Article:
One of the biggest and most regrettable mistakes young people make when detained by a police officer is to not ask for a lawyer. Whether you believe you have done anything illegal or not, if the police are detaining you, it is likely because they have some reason to believe that you have violated the law, or that you know something about an incident they are investigating. In either one of those scenarios, you are better off with the assistance of an attorney. Legal counsel is also more protective of your rights in the event there is an offer of a more lenient consequence, or in any plea negotiations.

Although states differ in how they interpret the 6th Amendment constitutional right to counsel (varying in such things as whether they are required to provide counsel free of charge, or when the right to counsel actually is triggered) individuals best protect themselves if they make it their practice to ask for a lawyer before answering any questions (other than basic identifying information such as name or address). Of course to avoid unnecessary conflict when invoking your right to counsel, it is best to do so calmly and politely (see Justice Corner blog post “’Pearls of wisdom’ for young Black men and others who encounter the police”).

I have seen the 6th Amendment right to counsel most trampled on in juvenile courts with our most vulnerable population – our kids. Routinely youth or their parents are allowed to “waive” their right to counsel either by a judge from the bench, or as part of the intake process. Often people don’t even know what is happening as court procedures typically move quickly, and with little explanation.

This scenario recently was illustrated in the book and documentary “Kids for Cash” which shared the juvenile court scandal in Luzerne County Pennsylvania. One of the most egregious violations that prompted the investigation was the routine practice of allowing parents to sign waivers of counsel with little explanation of what was at stake. In Luzerne County, it was customary to inform parents and youth that things would “go easier” if they signed the waiver, but then kids were locked up even though it was clear that neither they nor their parents understood that their freedom was at stake.

In the end, it is a better option to have an attorney who is assigned to represent your best interests in criminal or juvenile court matters. After all, the United States Constitution guarantees this right, so why not use it?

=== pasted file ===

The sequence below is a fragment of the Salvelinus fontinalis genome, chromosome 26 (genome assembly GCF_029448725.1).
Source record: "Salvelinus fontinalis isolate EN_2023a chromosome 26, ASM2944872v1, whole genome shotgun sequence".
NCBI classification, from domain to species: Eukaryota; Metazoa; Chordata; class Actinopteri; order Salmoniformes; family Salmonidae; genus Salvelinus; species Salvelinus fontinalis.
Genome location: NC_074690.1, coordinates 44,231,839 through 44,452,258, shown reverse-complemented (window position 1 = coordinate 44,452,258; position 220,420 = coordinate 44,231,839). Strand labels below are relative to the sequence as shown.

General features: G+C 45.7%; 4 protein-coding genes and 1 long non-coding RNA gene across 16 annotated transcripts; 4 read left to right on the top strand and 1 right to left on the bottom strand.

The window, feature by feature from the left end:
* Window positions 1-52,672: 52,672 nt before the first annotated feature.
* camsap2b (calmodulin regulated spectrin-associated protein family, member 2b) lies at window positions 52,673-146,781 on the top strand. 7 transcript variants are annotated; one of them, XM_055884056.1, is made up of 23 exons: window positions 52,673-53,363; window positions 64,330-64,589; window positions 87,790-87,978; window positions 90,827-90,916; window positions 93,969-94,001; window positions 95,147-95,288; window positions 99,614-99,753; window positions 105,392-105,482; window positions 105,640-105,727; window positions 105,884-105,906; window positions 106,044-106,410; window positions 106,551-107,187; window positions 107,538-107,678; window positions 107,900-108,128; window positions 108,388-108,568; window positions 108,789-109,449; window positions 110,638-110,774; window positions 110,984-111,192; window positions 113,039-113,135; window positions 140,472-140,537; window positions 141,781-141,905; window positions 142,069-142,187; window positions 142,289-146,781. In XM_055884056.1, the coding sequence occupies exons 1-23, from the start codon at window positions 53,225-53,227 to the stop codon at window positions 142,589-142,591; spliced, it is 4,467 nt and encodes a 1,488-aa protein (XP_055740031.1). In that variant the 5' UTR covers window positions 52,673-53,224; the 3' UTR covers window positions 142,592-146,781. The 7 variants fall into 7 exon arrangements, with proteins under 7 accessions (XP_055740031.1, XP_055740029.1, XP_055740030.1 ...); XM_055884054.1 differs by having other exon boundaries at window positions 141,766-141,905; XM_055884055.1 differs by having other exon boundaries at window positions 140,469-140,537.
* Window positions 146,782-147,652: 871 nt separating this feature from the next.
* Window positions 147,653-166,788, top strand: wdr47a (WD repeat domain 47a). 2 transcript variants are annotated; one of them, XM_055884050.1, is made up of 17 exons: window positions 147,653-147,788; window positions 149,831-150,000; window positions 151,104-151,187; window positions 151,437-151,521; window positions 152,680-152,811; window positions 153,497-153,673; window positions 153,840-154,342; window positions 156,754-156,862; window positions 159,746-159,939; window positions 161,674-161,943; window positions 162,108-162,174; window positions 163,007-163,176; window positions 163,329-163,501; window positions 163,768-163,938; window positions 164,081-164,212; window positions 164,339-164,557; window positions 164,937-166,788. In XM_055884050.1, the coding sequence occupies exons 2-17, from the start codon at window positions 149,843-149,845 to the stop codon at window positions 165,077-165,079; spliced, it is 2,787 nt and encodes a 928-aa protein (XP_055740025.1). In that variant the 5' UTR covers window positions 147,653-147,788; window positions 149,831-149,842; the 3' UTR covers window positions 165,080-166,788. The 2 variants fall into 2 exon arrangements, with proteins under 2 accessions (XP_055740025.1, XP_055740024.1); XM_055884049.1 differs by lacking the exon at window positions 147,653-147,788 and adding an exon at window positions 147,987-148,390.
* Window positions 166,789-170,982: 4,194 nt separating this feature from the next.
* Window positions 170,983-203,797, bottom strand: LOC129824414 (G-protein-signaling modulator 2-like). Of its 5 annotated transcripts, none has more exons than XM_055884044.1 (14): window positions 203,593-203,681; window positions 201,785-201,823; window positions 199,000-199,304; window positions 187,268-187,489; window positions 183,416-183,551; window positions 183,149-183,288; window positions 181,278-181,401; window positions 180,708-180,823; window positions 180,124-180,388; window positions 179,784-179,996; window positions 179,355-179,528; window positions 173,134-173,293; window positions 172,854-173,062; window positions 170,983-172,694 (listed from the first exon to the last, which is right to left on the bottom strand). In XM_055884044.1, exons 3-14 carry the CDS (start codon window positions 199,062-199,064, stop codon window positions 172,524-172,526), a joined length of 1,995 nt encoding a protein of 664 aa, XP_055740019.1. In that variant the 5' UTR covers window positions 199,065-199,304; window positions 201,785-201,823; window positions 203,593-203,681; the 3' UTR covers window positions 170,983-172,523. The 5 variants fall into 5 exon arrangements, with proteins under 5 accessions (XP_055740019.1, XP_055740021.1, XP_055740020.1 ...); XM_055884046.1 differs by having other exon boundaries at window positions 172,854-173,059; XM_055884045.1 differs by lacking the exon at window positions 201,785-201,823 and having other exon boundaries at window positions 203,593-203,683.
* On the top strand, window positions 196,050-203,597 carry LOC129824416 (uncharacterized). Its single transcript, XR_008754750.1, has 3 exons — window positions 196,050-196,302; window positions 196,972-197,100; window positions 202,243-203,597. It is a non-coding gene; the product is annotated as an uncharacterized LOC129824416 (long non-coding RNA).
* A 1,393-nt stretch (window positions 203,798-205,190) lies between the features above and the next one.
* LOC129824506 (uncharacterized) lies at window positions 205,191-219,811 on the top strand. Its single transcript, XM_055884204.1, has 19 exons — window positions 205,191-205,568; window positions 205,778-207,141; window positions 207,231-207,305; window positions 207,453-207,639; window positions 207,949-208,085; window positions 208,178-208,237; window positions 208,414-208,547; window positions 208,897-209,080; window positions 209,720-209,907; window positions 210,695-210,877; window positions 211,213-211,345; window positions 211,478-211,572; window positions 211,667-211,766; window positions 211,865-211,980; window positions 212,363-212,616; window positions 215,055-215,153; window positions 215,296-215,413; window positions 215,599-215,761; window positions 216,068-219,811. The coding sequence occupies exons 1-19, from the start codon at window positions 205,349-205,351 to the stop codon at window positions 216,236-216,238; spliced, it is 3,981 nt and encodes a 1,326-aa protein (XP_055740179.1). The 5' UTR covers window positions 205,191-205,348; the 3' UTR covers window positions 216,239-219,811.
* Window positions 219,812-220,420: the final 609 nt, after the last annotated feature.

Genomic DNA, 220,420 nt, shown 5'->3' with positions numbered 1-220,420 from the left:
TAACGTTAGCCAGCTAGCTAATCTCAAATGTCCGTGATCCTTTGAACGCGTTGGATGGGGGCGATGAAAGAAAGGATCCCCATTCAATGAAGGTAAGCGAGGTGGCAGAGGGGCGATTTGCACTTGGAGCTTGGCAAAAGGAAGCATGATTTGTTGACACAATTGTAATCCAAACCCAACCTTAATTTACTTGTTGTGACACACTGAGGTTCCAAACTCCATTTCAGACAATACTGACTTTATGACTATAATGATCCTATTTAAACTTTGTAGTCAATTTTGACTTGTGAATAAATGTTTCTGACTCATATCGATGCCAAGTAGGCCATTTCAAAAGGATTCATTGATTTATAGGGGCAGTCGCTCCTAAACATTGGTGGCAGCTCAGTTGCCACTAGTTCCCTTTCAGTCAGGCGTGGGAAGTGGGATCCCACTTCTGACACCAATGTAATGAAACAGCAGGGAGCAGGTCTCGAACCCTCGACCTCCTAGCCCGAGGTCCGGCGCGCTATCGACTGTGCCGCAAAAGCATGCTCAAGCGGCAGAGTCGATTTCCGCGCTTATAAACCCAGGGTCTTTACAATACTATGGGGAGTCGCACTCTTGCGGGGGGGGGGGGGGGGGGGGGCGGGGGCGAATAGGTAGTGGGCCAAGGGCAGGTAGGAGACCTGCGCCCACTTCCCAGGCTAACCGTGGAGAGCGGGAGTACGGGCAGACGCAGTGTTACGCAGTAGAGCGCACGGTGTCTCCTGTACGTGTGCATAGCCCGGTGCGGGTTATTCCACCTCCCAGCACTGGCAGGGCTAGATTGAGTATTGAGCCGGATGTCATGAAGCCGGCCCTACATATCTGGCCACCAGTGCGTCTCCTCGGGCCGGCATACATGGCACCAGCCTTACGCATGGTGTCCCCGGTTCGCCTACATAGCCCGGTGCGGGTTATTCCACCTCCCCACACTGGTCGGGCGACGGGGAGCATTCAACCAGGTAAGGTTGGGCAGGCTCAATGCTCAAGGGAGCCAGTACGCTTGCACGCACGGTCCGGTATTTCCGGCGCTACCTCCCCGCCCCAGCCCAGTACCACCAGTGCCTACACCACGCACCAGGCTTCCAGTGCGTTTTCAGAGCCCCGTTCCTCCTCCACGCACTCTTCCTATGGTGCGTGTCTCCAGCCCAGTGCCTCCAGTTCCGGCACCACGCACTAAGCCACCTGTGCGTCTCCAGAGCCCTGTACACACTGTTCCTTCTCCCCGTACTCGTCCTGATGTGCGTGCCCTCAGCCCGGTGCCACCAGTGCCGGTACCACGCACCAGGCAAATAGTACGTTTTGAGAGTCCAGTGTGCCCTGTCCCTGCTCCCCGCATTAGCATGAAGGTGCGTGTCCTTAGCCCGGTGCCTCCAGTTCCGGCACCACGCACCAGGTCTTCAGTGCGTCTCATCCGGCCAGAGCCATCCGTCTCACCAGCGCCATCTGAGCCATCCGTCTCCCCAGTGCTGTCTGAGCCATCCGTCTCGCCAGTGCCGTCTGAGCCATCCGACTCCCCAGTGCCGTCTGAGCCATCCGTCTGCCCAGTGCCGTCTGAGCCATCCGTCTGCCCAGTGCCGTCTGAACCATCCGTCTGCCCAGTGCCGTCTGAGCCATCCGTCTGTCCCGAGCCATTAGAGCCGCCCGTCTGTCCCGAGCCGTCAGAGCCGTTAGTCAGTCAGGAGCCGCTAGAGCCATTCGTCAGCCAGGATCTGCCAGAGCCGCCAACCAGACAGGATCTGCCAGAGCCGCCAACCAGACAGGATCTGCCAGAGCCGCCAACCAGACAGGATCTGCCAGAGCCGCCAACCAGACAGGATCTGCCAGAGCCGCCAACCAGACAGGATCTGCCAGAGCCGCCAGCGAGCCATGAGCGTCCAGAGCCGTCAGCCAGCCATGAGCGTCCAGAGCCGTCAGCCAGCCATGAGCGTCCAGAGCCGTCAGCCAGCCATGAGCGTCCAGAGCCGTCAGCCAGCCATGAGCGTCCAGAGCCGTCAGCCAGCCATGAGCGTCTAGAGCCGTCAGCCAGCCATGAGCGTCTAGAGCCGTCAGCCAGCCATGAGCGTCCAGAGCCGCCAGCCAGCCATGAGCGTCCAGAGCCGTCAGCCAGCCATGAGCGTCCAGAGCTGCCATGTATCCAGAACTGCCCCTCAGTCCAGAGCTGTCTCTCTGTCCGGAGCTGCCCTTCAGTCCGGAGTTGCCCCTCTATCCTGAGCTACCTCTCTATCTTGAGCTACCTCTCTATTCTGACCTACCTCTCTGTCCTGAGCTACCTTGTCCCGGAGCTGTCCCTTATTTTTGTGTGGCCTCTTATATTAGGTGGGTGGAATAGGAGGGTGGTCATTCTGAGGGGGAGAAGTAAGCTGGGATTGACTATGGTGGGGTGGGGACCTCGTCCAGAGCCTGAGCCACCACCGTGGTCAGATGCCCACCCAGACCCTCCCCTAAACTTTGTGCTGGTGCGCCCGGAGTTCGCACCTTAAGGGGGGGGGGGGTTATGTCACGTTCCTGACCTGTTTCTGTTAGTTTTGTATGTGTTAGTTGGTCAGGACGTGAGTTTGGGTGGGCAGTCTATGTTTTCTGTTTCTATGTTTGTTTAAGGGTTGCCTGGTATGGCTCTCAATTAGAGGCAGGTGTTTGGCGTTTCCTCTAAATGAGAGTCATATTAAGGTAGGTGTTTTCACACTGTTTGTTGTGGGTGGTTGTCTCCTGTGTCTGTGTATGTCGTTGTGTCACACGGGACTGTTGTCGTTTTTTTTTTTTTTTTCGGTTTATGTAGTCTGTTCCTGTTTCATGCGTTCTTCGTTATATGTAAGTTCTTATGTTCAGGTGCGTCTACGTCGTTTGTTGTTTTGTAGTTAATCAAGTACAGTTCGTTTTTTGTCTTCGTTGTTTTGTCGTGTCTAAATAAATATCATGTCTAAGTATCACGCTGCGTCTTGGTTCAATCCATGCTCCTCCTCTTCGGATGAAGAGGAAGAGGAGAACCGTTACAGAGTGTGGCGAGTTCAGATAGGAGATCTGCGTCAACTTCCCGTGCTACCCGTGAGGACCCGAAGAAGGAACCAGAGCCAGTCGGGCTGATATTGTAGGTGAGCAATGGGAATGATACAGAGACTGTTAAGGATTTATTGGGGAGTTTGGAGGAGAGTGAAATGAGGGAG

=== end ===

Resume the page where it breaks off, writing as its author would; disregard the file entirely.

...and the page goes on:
Nothing in this article should be construed as legal advice. Seek an attorney with knowledge of the laws in your state if you have the need for specific information.

Tanya Washington is a former civil rights attorney and social justice advocate who seeks better outcomes for vulnerable youth/ Join the discussion at http://www.justicecorner.com

Follow Tanya on Twitter: @twashesq/ email her at justicecornerblog@gmail.com

Implications of Ferguson and other tragic incidents

In July our country was shocked to hear of the fate of Eric Garner, an African American man in Staten Island, New York who was choked to death by a police officer for an unexplained reason. In August a similar outcome for an African American male teenager (Michael Brown) who was unarmed and yet shot 6 times — an incident which sparked community outrage. In Ohio at a Walmart another deadly incident occurred during the same time period – this time with a bit less fanfare. 22-year-old John Crawford III (also an African American male) was shot in the back while shopping and talking on a cell phone because of a toy pellet gun he had in his possession that he planned to purchase from the toy department that day. In Seattle, a 26-year-old African American man (Raymond Wilford) was pepper-sprayed by mall security guards as he walked through a parking lot when security guards mistook him for a trouble-maker (ignoring bystanders telling them that they had the wrong man). I could go on and on as these tragic incidents are unfortunately growing in number with many never reaching national media outlets. What’s more unsettling is that typically they are hard to resolve due to contradictory versions of the facts that more often than not get interpreted in favor of the shooters who justify their actions with such descriptions as “he reached for my gun,” or “he took an aggressive step towards me,” or “I was standing my ground.” I doubt that these explanations pass muster to most, but rather ring hollow and are hard to accept. Often we attempt to get to the root cause of such matters by sorting through a complicated set of questions nearly impossible to get accurate answers to: What caused the confrontation, was a crime committed, was there a perceived or actual threat, why did law enforcement (or citizen) respond with such force? More importantly, it seems that the idea of perceptions in general could benefit from more consideration.